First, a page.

WATCH: New England Patriots hold moment of silence for terror victim Ezra Schwartz

Schwartz also honored at Rutgers, his would-be alma mater, with half-raised flag.

By
November 24, 2015 08:43
4 minute read.

Ezra Schwartz remembered by New England Patriots

Ezra Schwartz remembered by New England Patriots

The New England Patriots on Monday night held a moment of silence for slain American teen Ezra Schwartz, prior to defeating the Buffalo Bills 20-13.

The football team linked his loss with that of American soldiers and placed his death within the context of the global battle against terror, but failed to mention that he had been killed either in the West Bank or Israel.

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“Ladies and gentlemen in a month when the NFL salutes the service of our brave men and women in our armed services, we also pause to remember the many who have recently lost their lives in senseless terrorist attacks abroad.

“Last Thursday this reality struck close to home, when 18-year old Ezra Schwartz, a native of Sharon, Massachusetts was gunned down nearly 5,500 miles from home while studying abroad.

“At this time we would like to honor Ezra Schwartz and hundreds of victims like him with a moment of silence,” the announcer told the thousands of people who filled their stadium in Foxborough, Massachusetts.

As he spoke, a photo of Ezra, was shown on the large screens in the stadium.

The brief memorial to Ezra was broadcast to millions of viewers on the Entertainment and Sports Programming Network.

Ezra, was one of three people killed at the Gush Etzion junction in the West Bank last Thursday, when a Palestinian gunman shot at cars that were stuck in a traffic jam. He was spending his gap year studying at the Ashreinu yeshiva in Beit Shemesh before heading to Rutgers Business School in the fall.

Along with five of his friends, he had been on his way to volunteer at the educational nature reserve Oz V’Gaon, in the Gush Etzion region, named for the three teenagers who were kidnapped and killed by Palestinian terrorists in June 2014.

Former Yesh Atid MK Dov Lipman told The Jerusalem Post that he had been inspired to ask Patriot’s owner, Jewish businessman Robert Kraft, to hold a moment of silence at the game after speaking with Ezra’s friends in Israel about his love of the game.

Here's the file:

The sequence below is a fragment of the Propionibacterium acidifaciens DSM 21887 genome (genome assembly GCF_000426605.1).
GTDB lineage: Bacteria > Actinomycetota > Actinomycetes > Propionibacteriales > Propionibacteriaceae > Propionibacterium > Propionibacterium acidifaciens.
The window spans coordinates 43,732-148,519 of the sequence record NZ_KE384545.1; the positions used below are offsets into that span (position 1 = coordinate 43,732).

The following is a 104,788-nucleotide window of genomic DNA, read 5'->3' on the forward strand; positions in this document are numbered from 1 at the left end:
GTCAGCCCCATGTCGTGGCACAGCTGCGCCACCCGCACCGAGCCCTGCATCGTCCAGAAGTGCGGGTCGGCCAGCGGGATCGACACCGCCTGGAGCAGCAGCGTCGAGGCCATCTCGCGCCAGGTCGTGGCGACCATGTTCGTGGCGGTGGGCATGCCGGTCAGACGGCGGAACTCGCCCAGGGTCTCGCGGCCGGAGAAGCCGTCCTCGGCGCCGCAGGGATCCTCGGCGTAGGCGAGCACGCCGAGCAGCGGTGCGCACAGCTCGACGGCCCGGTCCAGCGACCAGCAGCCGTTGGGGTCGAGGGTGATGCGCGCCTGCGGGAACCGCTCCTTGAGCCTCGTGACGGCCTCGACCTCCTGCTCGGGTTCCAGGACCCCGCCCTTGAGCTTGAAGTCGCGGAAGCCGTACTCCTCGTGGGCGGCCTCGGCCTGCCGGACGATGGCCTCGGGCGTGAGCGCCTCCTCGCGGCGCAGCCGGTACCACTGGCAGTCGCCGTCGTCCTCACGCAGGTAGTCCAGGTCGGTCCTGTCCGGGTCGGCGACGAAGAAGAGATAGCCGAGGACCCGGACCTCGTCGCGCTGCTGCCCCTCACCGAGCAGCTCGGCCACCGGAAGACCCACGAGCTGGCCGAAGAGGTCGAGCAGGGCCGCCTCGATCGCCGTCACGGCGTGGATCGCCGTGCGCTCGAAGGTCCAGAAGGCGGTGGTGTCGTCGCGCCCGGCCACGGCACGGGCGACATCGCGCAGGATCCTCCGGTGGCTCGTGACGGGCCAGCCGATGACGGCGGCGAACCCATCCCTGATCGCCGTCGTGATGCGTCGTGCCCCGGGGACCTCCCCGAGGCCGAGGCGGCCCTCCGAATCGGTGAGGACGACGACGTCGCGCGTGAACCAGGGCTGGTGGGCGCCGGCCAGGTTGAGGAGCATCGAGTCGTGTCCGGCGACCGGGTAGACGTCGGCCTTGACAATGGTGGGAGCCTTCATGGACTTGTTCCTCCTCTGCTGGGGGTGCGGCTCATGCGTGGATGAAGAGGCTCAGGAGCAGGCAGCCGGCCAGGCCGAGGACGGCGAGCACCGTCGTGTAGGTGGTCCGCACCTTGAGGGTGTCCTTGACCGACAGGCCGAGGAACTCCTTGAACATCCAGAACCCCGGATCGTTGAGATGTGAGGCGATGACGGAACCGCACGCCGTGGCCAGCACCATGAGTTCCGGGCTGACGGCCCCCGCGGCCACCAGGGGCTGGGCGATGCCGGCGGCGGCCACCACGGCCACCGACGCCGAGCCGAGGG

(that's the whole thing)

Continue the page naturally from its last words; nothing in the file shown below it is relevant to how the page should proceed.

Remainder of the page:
He knew it was the right idea when Ezra’s friends placed a Patriots jersey on the floor next to an Israeli flag, during a memorial service ceremony at Ben Gurion International Airport on Saturday night. Ezra’s body was flown back to the US right after the services.

On Sunday, Lipman turned to Steve Leibowitz, who heads the American Football in Israel and asked him to pass on a letter to Kraft.

The ceremony struck a cord with Israelis, Lipman said, he viewed it as a show of solidarity by the American people with the Israeli battle against terror.

On Monday, US Secretary of State John Kerry personally called Ezra’s parents Ari and Ruth to offer them his condolences.

Prior to meeting with Prime Minister Benjamin Netanyahu in Jerusalem on Tuesday, Kerry said, “I talked to the family of Ezra Schwartz from Massachusetts, a young man who came here out of high school ready to go to college, excited about his future. And yesterday, his family was sitting at Shiva and I talked to them and heard their feelings, the feelings of any parent who lost their child,” Kerry said.

In New Jersey, Rutgers University on Monday lowered its flag to half mast in memory of Ezra and a 1995 college graduate Anita Datar, who was one of 21 victims of last Friday’s terror attack at the Radison Blu Hotel in Bamako, Mali.

“Their tragic deaths are a reminder to us all of the fragility of life and the urgent need for better understanding among us all,” the university said.

Ezra was buried on Sunday his hometown of Sharon. At his funeral his family recalled his athleticism, love of sports and his passion for the Patriots.

His mother Ruth recalled how in the week before his death they spoke about the way the Patriots had defeated the Giants.

“We FaceTimed with him last Sunday night after the Patriots Giants game. He was ecstatic. We all enjoyed rehashing the game," Ruth said.

His sister older sister Mollie similarly texted with him to ask how the game had gone.

“You don't know??” he asked,”  recalled Mollie. “This followed by, ‘Giants kicked a field goal to go up by 2 with 249 to go and the Pats had no time outs left. They drove down the field with seven-seconds left. Our kicker kicked a 54 yard and in parenthesis he wrote (long field goal) to take the lead by one, with one-second left and they didn't return the kick-off for a touchdown so we won,” Mollie said as she read out his text at the funeral.


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